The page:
I Break Down The Door (Paula Dempsey)

How did I get started in the games industry? I could give you a tale of youthful enthusiasm, knocking on the doors of publishers with my great idea, only to face rejection after rejection, before finally having an idea accepted. But the truth is simpler. I fell into it.

When I was thinking about how I got started, I remembered one of my favorite books, Alice’s Adventures in Wonderland. Getting into the gaming industry was a lot like falling down the rabbit-hole, heading somewhere weird at great speed and with no idea where it was going to end, although I haven’t yet discovered a jar of orange marmalade.

I can’t remember a time when I didn’t enjoy writing. Like many people, I’d had the occasional stab at stories but I had a lot of problems motivating myself to finish projects; I usually gave up after a few pages. I became interested in roleplaying in the 1980s through the Fighting Fantasy Gamebooks solo adventure series. At around the same time I started reading fantasy fiction. A little later I developed an interest in British folklore, which has stayed with me. There are a lot of legends that lend themselves well to horror games in particular. The black dog is a recurring motif in English folklore. The story comes from Cambridgeshire and Norfolk, but by the sixteenth century a version was associated with the notorious Newgate prison in London. It was relatively easy to link the black dog with hounds of Tindalos and so draw it in to the Mythos. Tales of demonic possession and witchcraft are common and widely distributed and again fit well with Cthulhu. For example, I used the story of Lady Hatton, an Elizabethan aristocrat who sold her soul to the devil for fame and fortune. One day he came to collect…

There is a decline in the academic study of folklore in the U.K., so anything that gets the stories out to people and gets them exploring the myths and legends of their own culture has to be positive, and as a writer I get a rich seam of source material to explore and adapt. When I started gaming my favourite game was Call of Cthulhu, especially the traditional 1920s and ’30s settings, so the brief for The Book of the Smoke was perfect for me. But I’m getting ahead of myself. How did I get started in the industry?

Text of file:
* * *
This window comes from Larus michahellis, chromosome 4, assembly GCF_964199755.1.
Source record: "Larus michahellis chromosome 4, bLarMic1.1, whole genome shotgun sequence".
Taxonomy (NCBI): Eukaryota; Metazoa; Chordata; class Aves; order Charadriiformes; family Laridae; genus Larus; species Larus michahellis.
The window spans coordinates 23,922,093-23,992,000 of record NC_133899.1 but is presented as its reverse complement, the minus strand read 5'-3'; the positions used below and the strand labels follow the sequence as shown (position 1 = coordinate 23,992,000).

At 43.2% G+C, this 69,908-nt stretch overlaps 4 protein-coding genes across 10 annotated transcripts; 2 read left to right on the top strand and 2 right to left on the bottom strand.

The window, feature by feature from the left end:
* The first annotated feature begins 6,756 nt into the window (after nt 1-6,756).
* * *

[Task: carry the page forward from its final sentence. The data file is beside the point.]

Other than the occasional scenario for my gaming group, I hadn’t written anything games related until about 10 years ago. At that time I was involved in playtesting the Dying Earth RPG for Pelgrane Press. There was an online zine, See Page XX, to support Dying Earth, and I joked with Simon Rogers of Pelgrane: it couldn’t be a proper magazine because it didn’t have an astrology column. He said, “Go and write one and I’ll put it in there.” That’s when I started my rapid descent down the rabbit-hole.

I made up twelve archetypes, poking gentle fun at gamer stereotypes and New Agers. I assigned each invented star sign dates from the calendar and made up some predictions and there was the first column. There was a reason it didn’t go out with my name on it – possibly because of the day job, maybe because fortune-tellers often have peculiar names. Simon felt inspired to call the column Roleplaying Astrology by Mystic Moo, as I have a bit of a thing about cows—I think they’re cute and funny and I don’t eat them.

There was some positive feedback, including a nice comment from Dork Tower’s John Kovalic, so I carried on. The Moo grew. I found coming up with twelve predictions on a semi-regular basis rather dull, and started to do different things with the character of Moo. She acquired friends – the die-hard gamer Buttercup, flaky New Ager Marigold and long-suffering cookie manufacturer Hamish the Highland Cow—and I kept on gently poking fun. The cows went to a roleplaying convention, went ghost-hunting and advised on readers’ problems. It was and still is fun to write.